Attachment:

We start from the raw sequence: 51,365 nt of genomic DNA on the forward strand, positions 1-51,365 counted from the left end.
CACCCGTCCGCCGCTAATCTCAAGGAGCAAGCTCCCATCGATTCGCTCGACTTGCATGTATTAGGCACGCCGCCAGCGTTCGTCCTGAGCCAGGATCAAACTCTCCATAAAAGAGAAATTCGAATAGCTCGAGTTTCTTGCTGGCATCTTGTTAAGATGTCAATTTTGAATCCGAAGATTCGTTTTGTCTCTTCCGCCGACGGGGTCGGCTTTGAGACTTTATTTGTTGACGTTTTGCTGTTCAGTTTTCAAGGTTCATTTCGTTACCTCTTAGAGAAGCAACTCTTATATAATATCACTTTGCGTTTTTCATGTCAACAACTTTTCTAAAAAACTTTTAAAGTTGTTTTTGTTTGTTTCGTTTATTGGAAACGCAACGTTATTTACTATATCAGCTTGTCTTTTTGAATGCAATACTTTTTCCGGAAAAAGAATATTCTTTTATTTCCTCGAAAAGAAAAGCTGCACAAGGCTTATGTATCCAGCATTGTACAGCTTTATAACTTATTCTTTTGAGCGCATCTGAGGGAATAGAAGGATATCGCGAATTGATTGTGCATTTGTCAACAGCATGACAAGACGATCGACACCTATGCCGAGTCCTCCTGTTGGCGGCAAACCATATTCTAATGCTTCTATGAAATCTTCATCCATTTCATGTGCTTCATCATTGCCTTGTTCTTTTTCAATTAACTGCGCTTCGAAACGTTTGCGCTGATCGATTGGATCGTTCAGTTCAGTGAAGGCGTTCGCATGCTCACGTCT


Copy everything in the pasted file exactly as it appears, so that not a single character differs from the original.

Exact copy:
We start from the raw sequence: 51,365 nt of genomic DNA on the forward strand, positions 1-51,365 counted from the left end.
CACCCGTCCGCCGCTAATCTCAAGGAGCAAGCTCCCATCGATTCGCTCGACTTGCATGTATTAGGCACGCCGCCAGCGTTCGTCCTGAGCCAGGATCAAACTCTCCATAAAAGAGAAATTCGAATAGCTCGAGTTTCTTGCTGGCATCTTGTTAAGATGTCAATTTTGAATCCGAAGATTCGTTTTGTCTCTTCCGCCGACGGGGTCGGCTTTGAGACTTTATTTGTTGACGTTTTGCTGTTCAGTTTTCAAGGTTCATTTCGTTACCTCTTAGAGAAGCAACTCTTATATAATATCACTTTGCGTTTTTCATGTCAACAACTTTTCTAAAAAACTTTTAAAGTTGTTTTTGTTTGTTTCGTTTATTGGAAACGCAACGTTATTTACTATATCAGCTTGTCTTTTTGAATGCAATACTTTTTCCGGAAAAAGAATATTCTTTTATTTCCTCGAAAAGAAAAGCTGCACAAGGCTTATGTATCCAGCATTGTACAGCTTTATAACTTATTCTTTTGAGCGCATCTGAGGGAATAGAAGGATATCGCGAATTGATTGTGCATTTGTCAACAGCATGACAAGACGATCGACACCTATGCCGAGTCCTCCTGTTGGCGGCAAACCATATTCTAATGCTTCTATGAAATCTTCATCCATTTCATGTGCTTCATCATTGCCTTGTTCTTTTTCAATTAACTGCGCTTCGAAACGTTTGCGCTGATCGATTGGATCGTTCAGTTCAGTGAAGGCGTTCGCATGCTCACGTCT